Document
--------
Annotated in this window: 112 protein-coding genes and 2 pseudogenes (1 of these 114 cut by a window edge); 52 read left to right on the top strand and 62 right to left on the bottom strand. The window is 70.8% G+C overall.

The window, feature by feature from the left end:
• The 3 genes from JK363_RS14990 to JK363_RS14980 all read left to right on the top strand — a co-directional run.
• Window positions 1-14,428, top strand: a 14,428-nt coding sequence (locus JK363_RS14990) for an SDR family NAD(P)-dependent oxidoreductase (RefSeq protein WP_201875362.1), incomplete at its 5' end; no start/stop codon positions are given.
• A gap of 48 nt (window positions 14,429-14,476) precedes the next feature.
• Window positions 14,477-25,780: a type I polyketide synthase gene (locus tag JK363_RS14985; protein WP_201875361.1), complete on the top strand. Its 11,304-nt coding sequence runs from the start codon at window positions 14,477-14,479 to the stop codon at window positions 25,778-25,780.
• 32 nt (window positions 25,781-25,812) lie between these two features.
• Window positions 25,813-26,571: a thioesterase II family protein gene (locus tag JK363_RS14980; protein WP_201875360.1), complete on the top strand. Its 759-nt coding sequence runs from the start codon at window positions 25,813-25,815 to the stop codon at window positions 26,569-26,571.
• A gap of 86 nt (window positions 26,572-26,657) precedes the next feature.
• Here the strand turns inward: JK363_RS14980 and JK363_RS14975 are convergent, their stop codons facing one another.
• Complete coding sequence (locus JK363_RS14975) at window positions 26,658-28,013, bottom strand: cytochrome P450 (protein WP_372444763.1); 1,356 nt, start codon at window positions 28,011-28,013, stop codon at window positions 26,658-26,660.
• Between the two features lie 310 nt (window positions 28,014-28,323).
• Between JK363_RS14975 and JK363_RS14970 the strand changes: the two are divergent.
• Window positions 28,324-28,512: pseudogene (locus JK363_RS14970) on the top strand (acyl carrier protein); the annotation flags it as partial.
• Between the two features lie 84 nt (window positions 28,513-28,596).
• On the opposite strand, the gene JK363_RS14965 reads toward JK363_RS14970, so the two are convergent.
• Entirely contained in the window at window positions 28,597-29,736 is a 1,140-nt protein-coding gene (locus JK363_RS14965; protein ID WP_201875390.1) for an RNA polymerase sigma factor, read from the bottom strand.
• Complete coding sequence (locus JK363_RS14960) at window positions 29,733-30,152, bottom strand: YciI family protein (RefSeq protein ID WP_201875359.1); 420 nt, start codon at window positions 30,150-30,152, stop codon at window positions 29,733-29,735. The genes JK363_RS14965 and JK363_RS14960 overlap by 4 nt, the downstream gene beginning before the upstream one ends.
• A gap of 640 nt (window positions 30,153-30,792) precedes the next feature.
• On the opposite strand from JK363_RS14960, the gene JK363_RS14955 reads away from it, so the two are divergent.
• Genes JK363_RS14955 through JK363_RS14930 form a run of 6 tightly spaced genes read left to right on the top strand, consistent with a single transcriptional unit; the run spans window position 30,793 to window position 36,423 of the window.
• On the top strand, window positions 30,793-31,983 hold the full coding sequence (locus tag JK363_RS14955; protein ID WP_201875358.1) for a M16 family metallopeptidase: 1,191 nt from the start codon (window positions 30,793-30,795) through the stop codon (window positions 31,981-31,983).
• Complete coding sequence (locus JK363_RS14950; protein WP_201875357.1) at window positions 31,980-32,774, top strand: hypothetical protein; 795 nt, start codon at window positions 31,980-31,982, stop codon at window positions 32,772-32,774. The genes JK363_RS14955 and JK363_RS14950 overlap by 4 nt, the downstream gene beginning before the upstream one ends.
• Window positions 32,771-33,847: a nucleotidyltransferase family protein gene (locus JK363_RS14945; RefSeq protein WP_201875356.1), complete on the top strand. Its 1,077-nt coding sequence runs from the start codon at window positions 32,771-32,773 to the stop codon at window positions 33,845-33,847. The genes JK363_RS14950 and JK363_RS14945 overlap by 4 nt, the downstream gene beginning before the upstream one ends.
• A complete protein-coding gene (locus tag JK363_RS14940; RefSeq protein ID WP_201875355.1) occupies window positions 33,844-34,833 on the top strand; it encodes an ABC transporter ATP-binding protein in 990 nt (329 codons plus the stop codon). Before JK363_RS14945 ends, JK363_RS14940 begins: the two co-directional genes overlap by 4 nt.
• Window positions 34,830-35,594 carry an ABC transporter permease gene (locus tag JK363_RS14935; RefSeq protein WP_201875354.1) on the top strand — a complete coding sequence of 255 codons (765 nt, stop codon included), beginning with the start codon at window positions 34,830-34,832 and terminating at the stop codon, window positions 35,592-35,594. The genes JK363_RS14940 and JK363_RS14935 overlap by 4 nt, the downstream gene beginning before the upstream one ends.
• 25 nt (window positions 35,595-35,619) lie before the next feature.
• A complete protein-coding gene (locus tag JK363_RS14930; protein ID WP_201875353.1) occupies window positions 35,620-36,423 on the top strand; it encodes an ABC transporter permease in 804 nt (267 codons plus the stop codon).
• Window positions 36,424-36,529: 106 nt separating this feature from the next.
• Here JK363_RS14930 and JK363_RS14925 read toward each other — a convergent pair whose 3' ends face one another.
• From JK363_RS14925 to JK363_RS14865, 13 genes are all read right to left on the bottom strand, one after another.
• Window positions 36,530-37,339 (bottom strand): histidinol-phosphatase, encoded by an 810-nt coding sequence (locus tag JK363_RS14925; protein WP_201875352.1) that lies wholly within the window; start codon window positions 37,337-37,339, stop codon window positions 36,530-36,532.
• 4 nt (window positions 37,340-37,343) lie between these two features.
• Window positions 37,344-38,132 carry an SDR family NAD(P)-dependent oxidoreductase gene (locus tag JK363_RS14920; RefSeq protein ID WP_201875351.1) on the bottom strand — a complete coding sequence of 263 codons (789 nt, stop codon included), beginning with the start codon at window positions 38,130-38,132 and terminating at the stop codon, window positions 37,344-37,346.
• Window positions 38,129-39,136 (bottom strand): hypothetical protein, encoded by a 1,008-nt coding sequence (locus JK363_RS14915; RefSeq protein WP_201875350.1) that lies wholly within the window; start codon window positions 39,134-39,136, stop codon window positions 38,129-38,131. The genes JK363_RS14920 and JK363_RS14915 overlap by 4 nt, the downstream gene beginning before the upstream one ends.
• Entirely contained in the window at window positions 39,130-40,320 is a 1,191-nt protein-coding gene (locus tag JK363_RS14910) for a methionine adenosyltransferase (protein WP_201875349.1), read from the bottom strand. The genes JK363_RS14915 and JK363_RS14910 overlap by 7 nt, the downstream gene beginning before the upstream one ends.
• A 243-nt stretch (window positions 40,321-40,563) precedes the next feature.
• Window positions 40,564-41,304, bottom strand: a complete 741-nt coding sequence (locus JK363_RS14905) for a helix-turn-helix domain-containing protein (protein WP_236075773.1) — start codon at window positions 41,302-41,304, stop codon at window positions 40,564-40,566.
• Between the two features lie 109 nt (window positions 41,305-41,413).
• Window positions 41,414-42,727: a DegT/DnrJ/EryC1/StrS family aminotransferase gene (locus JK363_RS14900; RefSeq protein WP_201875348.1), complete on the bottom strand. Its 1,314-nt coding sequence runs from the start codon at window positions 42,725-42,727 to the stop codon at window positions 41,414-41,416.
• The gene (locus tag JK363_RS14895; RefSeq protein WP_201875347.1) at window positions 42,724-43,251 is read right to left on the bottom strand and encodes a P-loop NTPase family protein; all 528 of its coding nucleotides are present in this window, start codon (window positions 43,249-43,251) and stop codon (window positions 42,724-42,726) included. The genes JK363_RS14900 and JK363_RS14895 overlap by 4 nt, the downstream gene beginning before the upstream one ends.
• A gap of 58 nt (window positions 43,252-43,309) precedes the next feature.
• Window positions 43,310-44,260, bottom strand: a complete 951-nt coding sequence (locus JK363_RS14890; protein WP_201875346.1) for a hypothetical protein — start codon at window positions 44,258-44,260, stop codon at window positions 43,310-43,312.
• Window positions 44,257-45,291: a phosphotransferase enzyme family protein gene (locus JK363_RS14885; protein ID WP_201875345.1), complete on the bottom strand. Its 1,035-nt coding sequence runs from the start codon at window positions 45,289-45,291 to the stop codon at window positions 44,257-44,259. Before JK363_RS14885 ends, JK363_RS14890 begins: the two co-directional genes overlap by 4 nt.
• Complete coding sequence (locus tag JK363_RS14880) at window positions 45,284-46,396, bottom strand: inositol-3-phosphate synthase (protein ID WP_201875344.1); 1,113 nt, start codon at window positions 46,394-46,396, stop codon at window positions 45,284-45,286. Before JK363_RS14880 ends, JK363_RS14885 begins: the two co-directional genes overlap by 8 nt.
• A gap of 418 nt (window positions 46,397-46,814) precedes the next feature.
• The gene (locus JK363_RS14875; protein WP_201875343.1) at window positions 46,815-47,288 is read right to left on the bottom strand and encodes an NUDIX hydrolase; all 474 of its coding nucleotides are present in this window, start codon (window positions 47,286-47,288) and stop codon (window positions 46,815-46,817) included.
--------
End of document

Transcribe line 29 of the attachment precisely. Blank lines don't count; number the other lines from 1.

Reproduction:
• Window positions 36,424-36,529: 106 nt separating this feature from the next.